Confronting Structural Violence: Employing Atrocity Prevention Frameworks in Law School Classrooms
Rhode Island College, United States of America
While there are increasing trends towards interdisciplinary approaches, lawyers often find themselves on the frontlines of efforts to both prevent and reconcile with genocides and other mass atrocities. This holds true whether we are talking about wars or extreme human rights violations globally or issues of police brutality and the legacies of racial oppression in the US. Despite the critical role of lawyers, there is little to no attention paid given to these subjects in traditional legal pedagogy—to the extent that such discussions occur, they are most often found in niche, upper-level seminar classes into which students self-select. This presentation will begin by focusing on the implications of this grave omission, arguing that introducing atrocity prevention and structural violence frameworks into mainstream legal curricula is critical in order to keep pace with the tragic events unfolding on a seemingly daily basis. The presentation will then introduce and discuss Cardozo Law’s Combating Structural Violence initiative (of which I am part) that offers concrete methods and materials to incorporate critical discussions on identity issues (e.g., race, gender presentation, citizenship status) into the teaching of common law school courses. At this point, I plan to primarily discuss our modules for Criminal Procedure and Constitutional Law; however, as the project progresses, this may change.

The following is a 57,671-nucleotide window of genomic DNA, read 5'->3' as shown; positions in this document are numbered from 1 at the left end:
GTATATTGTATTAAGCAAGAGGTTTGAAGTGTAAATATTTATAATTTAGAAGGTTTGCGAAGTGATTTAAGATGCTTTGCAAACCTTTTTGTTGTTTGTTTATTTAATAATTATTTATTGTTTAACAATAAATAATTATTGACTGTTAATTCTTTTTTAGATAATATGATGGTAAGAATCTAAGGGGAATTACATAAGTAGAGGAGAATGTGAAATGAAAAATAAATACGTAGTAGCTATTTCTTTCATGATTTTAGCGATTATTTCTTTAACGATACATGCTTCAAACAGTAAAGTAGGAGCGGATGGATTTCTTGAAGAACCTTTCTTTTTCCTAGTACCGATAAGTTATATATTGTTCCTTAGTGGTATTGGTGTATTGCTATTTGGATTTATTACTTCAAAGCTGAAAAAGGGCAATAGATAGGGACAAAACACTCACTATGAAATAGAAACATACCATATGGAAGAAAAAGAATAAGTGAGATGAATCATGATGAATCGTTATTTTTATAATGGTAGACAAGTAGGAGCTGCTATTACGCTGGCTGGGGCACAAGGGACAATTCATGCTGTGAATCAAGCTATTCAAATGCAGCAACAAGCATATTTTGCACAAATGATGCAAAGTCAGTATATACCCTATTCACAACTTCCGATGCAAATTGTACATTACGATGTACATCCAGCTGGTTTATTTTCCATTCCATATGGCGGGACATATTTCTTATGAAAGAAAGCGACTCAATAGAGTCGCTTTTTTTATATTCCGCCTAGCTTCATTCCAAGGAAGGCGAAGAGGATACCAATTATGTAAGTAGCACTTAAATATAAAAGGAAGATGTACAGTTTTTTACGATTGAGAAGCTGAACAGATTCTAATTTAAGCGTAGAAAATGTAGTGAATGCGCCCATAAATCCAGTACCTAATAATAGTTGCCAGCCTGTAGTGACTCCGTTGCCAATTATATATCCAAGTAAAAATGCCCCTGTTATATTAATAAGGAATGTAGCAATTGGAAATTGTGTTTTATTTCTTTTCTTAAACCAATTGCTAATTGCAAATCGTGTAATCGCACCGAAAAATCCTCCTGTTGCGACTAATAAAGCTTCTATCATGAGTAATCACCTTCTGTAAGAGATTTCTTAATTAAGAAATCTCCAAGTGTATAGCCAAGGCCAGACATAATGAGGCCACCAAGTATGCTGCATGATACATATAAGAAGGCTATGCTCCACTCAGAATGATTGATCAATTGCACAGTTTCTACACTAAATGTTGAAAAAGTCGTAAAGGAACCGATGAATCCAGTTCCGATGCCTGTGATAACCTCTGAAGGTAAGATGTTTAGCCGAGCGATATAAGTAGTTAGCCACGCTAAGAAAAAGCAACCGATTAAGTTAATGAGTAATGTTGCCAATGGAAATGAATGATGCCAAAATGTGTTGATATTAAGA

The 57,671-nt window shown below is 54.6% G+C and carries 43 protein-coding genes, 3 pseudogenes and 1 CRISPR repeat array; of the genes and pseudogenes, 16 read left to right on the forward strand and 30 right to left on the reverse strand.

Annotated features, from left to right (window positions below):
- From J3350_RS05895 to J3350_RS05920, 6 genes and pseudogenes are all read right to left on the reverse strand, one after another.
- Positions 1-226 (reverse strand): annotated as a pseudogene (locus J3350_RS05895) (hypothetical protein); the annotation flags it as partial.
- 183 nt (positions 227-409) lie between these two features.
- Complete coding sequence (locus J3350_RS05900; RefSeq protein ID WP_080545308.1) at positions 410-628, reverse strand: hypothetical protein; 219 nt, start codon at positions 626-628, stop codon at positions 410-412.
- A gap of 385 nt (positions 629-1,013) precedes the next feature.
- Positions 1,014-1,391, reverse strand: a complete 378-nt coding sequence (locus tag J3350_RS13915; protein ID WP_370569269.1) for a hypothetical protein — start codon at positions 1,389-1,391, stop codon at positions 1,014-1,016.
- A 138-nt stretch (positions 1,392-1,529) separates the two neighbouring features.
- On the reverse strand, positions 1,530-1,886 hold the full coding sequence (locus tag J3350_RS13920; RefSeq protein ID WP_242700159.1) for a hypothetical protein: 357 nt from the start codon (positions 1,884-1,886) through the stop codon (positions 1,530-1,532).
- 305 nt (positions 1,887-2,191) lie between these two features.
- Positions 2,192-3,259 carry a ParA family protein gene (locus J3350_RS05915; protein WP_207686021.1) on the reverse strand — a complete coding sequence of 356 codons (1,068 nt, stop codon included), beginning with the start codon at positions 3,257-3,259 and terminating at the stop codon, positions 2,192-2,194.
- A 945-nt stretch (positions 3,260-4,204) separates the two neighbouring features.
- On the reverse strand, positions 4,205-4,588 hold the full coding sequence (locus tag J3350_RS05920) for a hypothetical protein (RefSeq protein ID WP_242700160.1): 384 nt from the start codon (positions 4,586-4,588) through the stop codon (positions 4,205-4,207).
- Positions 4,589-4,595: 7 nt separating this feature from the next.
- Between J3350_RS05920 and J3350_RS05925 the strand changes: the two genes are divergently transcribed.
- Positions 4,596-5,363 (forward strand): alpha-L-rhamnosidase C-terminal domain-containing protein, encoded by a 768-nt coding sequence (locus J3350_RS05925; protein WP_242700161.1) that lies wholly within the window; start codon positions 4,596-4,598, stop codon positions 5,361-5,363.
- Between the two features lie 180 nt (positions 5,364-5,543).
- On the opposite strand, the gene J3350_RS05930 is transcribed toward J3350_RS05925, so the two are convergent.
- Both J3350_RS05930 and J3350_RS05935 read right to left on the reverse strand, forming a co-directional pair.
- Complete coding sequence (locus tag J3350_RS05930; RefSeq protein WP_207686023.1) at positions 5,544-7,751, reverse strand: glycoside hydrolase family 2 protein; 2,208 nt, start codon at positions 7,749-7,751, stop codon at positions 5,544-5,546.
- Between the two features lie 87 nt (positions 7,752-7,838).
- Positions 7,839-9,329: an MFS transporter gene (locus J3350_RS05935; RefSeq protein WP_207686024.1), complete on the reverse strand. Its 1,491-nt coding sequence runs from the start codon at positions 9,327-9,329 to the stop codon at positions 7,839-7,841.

Truth Commissions and Their Contributions to Atrocity Prevention
Binghamton University, United States of America